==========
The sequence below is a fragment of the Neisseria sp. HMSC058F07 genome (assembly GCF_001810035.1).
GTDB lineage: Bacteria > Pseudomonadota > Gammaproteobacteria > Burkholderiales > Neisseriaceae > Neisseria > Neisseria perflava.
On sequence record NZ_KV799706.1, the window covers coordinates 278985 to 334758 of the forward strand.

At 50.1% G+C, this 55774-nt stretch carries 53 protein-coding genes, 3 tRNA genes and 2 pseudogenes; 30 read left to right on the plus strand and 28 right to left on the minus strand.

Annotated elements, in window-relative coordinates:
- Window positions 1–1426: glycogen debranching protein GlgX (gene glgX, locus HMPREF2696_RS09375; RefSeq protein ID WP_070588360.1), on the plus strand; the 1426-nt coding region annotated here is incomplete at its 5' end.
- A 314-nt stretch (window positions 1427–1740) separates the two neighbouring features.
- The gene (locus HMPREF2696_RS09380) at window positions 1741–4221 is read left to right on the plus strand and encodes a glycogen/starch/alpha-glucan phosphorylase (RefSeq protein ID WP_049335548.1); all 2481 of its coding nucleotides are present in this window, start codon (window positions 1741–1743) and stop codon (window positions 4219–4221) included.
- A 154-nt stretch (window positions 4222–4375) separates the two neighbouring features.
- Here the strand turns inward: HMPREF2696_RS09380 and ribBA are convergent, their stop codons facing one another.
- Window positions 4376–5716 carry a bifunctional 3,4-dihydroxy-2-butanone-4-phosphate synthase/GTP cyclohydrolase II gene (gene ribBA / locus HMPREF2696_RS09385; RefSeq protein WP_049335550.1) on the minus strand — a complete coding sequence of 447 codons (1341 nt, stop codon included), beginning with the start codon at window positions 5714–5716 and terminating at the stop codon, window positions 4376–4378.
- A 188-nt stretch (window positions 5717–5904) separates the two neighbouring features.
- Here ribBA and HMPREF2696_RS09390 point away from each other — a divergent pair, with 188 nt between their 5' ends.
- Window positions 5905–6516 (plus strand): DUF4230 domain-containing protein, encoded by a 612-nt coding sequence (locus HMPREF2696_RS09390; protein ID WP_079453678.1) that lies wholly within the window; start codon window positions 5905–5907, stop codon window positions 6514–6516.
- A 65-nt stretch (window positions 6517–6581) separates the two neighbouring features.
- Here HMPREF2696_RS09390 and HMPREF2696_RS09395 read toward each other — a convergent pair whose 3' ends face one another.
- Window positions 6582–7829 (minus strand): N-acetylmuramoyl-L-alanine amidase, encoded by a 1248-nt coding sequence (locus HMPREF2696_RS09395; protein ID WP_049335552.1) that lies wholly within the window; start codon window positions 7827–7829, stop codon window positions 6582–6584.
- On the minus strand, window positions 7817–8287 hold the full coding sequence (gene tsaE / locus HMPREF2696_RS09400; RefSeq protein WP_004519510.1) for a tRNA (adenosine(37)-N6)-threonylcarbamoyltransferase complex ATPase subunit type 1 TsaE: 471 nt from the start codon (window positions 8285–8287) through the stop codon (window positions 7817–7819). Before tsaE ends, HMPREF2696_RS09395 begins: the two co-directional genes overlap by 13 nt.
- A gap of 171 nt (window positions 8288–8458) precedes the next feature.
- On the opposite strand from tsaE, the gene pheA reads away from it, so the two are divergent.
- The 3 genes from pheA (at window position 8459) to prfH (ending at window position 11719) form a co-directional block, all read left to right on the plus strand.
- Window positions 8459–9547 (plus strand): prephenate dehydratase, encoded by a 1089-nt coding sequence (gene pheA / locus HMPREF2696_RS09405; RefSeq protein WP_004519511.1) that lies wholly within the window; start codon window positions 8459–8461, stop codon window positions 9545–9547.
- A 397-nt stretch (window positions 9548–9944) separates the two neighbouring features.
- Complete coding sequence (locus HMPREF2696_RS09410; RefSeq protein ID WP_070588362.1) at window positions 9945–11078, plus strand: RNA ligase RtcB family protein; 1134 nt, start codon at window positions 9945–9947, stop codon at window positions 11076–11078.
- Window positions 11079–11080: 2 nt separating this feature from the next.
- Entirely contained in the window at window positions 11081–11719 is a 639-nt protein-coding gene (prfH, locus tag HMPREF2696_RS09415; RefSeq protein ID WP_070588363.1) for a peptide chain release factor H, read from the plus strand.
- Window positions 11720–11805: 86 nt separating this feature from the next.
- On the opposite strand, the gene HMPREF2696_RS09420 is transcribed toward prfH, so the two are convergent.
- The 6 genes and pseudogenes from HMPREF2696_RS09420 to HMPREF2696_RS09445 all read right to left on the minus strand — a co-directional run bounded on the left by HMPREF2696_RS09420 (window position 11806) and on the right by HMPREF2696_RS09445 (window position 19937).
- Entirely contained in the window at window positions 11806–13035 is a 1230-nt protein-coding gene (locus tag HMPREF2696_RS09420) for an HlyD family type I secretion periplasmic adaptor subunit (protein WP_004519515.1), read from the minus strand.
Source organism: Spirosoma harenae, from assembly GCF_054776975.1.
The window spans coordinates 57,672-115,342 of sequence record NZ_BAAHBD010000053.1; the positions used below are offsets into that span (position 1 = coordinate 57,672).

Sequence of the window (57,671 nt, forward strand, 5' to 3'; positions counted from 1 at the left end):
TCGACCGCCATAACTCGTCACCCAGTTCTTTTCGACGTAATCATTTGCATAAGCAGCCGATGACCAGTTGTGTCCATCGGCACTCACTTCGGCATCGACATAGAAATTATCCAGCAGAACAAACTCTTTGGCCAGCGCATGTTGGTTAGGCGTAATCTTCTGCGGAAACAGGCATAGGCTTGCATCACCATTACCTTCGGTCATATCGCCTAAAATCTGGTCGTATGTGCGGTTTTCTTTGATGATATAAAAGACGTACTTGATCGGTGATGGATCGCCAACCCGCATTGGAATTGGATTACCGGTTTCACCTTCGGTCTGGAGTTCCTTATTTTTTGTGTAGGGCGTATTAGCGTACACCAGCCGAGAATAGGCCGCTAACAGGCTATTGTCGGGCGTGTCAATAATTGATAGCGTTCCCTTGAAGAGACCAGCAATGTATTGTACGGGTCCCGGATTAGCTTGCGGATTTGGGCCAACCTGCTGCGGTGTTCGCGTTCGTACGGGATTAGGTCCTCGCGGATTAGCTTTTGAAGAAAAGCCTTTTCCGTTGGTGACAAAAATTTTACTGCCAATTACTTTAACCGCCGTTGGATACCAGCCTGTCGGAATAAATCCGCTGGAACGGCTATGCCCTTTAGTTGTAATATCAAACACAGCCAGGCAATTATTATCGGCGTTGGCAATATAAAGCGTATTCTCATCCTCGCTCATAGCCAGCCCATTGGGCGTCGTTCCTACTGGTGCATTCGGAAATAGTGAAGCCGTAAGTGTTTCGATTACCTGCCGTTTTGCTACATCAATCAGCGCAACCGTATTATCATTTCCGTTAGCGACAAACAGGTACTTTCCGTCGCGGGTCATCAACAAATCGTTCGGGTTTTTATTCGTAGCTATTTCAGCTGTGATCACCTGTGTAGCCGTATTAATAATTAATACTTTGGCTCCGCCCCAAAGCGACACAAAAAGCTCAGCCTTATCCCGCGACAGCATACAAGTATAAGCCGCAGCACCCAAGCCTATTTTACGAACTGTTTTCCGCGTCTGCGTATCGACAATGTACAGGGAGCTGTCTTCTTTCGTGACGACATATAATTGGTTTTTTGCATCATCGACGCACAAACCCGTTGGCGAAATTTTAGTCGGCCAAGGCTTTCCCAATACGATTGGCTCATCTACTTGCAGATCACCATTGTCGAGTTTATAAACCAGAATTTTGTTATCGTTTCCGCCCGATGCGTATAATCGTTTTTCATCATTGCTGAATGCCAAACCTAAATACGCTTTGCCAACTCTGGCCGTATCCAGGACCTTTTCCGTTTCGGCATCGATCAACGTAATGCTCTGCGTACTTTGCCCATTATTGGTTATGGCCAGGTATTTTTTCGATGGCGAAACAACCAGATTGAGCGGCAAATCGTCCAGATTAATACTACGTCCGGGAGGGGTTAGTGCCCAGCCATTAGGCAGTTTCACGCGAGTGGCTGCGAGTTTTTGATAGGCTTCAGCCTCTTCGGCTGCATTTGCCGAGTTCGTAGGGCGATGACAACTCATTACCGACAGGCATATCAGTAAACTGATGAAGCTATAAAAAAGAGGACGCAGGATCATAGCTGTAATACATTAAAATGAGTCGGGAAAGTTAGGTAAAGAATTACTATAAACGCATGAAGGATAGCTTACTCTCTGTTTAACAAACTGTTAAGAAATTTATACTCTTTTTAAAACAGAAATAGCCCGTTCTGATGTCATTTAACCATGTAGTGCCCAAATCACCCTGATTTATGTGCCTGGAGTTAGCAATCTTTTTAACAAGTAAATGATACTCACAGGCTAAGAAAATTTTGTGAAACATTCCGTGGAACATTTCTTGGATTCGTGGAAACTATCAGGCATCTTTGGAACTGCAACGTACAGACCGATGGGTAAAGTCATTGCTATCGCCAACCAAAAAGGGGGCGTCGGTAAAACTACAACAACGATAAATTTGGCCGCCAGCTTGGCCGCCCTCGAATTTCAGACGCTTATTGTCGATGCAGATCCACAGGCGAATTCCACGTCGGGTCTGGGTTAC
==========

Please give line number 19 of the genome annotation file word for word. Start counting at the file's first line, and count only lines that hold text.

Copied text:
- A gap of 171 nt (window positions 8288–8458) precedes the next feature.